What the US Department of Homeland Security said, in April 2019, about the four-year plan for implementation of the facial recognition system at all US airports for over 97% of commercial travelers departing the United States, is gaining momentum with the federal government planning to make biometric screening at airports mandatory for all travelers including US citizens.
The Department of Homeland Security’s latest proposal requiring all arriving and departing travelers to undergo biometric verification at airports across the country will officially be published in July 2020. The use of biometric technology for facial recognition has been growing by leaps and bounds since the initial rollout of the new identification system at 15 US airports by September 2018.
In the proposal, the federal agency sought to amend the existing regulations for seamless implementation of biometric screening at airports across USA as a fool-proof solution to stop immigrants’ visa overstay, prevent impostors from faking one’s travel documents, and identify criminals as well as suspected terrorists. The proposal is an extension of the Customs and Border Protection’s efforts to keep the US borders safe both from the inside and the outside.
The purpose of requiring not only inbound travelers but also US citizens to be photographed for biometric verification at airports, upon entry and departure, is bigger than that in the past few years. 15 airports using biometric technology for facial identification in the US have identified more than 7000 travelers, out of two millions, as those having overstayed their visa.
The DHS proposal to force biometric screening at airports on all US citizens has raised concerns about one’s constitutional right to privacy and is facing objections from citizen privacy advocates.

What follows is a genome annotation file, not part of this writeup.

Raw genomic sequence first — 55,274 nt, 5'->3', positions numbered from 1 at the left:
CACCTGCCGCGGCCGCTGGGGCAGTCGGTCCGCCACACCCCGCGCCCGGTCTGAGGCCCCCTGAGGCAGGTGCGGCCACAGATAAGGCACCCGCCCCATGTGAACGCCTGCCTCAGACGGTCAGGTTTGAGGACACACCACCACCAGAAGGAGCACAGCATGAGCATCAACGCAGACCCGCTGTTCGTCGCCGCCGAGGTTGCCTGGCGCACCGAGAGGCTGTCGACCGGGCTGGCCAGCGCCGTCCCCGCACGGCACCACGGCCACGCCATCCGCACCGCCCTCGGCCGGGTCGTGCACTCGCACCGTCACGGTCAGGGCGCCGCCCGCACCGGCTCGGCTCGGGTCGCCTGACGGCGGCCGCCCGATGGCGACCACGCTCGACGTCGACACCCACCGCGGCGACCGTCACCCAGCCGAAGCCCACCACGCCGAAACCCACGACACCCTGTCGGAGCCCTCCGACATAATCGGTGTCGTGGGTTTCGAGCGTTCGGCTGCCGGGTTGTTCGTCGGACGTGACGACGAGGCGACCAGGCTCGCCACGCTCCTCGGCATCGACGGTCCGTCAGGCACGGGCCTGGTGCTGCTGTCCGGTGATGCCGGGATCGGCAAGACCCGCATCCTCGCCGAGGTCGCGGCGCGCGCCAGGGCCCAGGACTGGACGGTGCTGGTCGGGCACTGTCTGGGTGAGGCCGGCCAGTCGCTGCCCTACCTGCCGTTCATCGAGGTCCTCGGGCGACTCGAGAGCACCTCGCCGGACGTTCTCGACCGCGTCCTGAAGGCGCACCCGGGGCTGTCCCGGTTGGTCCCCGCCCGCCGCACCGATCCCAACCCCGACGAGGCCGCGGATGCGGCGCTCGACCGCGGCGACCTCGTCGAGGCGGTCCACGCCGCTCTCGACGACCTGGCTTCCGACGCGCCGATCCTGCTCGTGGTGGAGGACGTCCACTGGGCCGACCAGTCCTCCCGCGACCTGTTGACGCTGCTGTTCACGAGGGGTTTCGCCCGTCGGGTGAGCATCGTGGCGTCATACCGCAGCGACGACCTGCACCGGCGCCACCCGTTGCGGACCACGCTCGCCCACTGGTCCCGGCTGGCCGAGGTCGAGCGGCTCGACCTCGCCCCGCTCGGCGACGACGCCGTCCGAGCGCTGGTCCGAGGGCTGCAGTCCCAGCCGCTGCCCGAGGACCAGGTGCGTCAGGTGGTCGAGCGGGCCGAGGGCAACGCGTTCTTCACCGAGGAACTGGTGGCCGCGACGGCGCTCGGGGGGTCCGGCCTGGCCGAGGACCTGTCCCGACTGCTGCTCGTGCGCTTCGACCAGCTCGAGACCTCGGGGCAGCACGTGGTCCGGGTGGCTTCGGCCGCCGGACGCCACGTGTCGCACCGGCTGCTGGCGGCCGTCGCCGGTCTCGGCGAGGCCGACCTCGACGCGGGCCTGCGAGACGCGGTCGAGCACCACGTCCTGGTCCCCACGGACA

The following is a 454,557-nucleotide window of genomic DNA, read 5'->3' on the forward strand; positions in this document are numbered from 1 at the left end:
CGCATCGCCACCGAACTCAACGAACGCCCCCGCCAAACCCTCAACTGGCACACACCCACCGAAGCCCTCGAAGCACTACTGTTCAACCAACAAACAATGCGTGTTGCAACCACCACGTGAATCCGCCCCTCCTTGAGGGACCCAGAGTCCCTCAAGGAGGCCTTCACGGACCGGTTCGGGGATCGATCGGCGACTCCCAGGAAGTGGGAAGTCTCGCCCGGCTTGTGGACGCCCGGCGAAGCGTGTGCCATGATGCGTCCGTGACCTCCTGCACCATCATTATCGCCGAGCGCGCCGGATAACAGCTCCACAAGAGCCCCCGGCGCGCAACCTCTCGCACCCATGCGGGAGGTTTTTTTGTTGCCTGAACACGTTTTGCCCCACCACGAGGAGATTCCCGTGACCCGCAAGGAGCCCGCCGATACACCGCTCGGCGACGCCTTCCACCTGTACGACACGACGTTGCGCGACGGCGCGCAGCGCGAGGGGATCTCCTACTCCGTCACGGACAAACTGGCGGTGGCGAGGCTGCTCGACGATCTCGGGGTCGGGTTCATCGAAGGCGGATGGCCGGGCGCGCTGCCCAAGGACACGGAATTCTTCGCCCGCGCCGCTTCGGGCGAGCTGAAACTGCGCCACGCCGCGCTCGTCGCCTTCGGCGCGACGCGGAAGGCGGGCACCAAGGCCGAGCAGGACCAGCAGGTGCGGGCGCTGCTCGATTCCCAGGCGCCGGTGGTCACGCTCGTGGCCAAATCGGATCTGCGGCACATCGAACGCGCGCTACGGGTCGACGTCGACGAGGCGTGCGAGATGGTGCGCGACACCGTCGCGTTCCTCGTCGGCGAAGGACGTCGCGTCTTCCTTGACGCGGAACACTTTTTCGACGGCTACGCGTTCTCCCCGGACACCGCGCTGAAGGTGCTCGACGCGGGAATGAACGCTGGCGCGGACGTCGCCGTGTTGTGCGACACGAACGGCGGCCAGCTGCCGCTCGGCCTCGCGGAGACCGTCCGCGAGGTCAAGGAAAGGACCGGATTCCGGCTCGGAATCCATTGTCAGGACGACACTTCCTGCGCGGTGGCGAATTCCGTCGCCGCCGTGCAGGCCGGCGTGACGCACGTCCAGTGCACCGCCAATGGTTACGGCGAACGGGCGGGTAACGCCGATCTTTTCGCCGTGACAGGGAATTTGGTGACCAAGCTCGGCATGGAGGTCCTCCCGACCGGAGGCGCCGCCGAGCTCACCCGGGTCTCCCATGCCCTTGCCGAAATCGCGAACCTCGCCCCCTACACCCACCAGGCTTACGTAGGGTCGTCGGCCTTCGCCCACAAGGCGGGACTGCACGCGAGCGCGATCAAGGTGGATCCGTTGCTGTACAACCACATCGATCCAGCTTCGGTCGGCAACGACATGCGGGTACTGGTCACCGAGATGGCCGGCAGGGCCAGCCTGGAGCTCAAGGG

A senior policy analyst for the American Civil Liberties Union, Jay Stanley said that the Department of Homeland Security’s latest proposal is a flip to its past assurances that biometric technology for facial scanning at US airports would not be forced upon American Citizens. Referring to a recent data breach (June 2019) in which a malicious cyber-attack stole the photos of people’s faces and license plates from a contractor of Customs and Border Protection, Senator Edward J. Markey, a staunch critic of biometric screening at US airports, called on the DHS agency to withdraw the plans that require American citizens to submit to facial scans at airports.
Echoing the same data breach incident, Jay Stanley also said that US citizens’ privacy concerns are deepened by the government’s security failures in the past and lack of adequate safeguards. Though Congress legally authorized the collection of biometric data from foreign nationals and travelers, but there is no explicit legislation authorizing the same in case of US citizens.
In response to civil rights advocates, DHS said that privacy concerns are largely mitigated as photos of US citizens are now retained only for 12 hours, instead of 14 days. Airlines and airport authorities are being prohibited to keep face scans of travelers in their preserve for commercial purposes, according to the federal agency.
Airlines using biometric technology at US airports
Currently, Delta Airlines, JetBlue, Lufthansa, American Airlines and British Airways are supporting the facial recognition system at major US airports, including Atlanta, Boston, Chicago, Dallas/Fort Worth, Los Angeles, Miami, Orlando, Detroit, Seattle, New York JFK, San Jose, San Francisco, Washington (Dulles and Reagan), Las Vegas, Fort Lauderdale and Houston.
Hartsfield Jackson International Airport, Atlanta – the busiest airports in the world – is the first US airport to have set up the nation’s first fully biometric terminal, in association with Delta Airlines, to tighten aviation security and expedite the boarding process. Following a successful trail of biometric boarding at Los Angeles International Airport, Lufthansa Airlines is looking to expand it to other airports. Delta is aggressively promoting the benefits of biometric screening at its US hub airports. Lufthansa’s biometric boarding system comprises a number of automated kiosks integrating facial recognition technology.